This seems to be set in the same universe as Saturn's Children, but otherwise unrelated. Humans are gone, replaced with human-like synthetic life better adaptable to space and alien environments. The protagonist has just had her mind state beamed into a different solar system (the usual way to get around without incredibly slow and expensive interstellar ships), on the hunt for her disappeared sibling, who was tracking down a lost fortune.
This is clearly a post-2008 story. It's about debt and financial crime. Post-humanity is not a post-scarcity society and everything's very capitalist. Except the happy communist squid colony thrown in, apparently as a contrast. It's a fun enough idea for a book, but just doesn't work well for me. The idea is that everything's driven by the interstellar debt associated with colonisation, and the cost of providing people (or rather, their mind states) for these efforts.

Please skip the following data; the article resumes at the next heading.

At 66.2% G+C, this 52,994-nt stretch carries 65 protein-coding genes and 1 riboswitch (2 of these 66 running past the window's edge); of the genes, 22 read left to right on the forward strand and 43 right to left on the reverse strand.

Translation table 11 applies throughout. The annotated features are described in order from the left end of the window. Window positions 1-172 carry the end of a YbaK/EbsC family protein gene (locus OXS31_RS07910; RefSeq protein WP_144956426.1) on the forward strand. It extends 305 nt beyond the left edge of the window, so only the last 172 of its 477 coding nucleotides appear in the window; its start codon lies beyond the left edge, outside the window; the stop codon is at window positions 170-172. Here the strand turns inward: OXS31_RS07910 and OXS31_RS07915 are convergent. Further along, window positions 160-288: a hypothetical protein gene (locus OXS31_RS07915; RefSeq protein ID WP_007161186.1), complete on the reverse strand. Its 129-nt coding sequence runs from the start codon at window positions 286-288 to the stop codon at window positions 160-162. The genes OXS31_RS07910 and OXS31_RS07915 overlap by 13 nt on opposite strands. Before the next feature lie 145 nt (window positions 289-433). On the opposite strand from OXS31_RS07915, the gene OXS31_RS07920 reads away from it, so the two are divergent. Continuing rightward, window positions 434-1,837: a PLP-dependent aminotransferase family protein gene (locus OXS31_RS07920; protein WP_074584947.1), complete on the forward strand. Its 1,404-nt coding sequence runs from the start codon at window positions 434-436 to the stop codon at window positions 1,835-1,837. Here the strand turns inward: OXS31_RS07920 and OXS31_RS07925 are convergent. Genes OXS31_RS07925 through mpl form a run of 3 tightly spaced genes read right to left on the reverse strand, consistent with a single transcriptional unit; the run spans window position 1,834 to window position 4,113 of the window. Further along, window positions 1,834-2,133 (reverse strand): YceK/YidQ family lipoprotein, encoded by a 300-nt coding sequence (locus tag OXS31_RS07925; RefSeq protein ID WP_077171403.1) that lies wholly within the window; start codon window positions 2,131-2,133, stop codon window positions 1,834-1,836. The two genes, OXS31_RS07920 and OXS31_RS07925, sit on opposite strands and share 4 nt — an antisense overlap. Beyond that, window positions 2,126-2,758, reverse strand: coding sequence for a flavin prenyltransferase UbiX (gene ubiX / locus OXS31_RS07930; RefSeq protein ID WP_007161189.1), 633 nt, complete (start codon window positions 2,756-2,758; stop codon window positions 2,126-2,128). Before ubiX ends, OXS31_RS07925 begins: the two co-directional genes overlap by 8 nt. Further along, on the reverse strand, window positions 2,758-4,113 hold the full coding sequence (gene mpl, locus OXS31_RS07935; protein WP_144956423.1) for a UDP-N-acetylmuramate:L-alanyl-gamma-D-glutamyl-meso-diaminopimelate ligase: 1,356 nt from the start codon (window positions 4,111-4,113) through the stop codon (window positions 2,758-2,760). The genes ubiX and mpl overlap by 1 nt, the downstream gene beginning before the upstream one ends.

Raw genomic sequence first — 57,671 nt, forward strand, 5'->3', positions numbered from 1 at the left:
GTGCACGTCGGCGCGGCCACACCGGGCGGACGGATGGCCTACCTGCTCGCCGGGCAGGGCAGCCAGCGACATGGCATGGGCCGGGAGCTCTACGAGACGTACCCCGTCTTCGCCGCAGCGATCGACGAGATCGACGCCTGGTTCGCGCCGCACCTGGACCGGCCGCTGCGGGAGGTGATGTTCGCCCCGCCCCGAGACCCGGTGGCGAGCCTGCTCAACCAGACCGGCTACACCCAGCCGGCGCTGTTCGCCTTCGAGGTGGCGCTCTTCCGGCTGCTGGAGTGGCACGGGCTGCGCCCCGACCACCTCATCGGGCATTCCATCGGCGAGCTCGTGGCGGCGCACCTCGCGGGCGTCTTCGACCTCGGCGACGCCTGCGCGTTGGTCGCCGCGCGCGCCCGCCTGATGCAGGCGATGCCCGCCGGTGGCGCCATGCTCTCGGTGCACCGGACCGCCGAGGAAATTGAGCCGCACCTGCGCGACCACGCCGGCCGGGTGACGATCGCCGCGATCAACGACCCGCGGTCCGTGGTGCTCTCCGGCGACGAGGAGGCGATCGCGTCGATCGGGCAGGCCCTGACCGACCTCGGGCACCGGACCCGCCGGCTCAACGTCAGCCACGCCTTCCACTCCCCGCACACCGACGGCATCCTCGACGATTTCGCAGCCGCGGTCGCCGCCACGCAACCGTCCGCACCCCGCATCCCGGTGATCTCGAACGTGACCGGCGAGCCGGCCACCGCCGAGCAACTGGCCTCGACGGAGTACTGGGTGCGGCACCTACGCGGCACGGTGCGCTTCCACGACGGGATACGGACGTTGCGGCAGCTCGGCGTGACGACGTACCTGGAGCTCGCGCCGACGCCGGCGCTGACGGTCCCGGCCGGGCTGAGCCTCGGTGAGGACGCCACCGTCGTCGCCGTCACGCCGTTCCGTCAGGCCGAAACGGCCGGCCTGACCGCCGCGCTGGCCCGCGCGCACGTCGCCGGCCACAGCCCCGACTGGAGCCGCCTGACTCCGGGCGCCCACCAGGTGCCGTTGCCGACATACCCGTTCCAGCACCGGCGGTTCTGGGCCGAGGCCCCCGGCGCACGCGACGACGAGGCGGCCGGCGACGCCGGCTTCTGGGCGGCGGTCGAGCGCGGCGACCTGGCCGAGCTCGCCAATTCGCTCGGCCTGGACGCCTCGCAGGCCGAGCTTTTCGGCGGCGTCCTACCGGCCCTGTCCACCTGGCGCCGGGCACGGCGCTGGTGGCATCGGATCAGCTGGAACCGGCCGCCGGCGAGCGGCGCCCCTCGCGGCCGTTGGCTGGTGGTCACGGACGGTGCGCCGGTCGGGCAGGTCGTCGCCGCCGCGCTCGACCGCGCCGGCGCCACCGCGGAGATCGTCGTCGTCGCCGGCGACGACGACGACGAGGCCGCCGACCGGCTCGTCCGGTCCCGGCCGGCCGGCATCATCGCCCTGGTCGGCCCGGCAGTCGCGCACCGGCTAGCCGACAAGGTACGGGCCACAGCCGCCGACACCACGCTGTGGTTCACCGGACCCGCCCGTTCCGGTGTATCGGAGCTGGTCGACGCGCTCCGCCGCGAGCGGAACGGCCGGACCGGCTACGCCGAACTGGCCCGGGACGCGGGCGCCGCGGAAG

Except... these big, risky ventures are better driven by equity. Indeed, people getting involved in a start-up effort and taking risk for big future rewards through stock options is, well, well-established. Other people complain that the science in sci-fi isn't realistic. I complain that the finance in sci-fi isn't realistic.
Still, ignoring that, it's standard Stross. Compared to his other books, the protagonist is incredibly passive. Stuff just happens to her, and that's about it. Perhaps it's a commentary on agency in a capitalist society.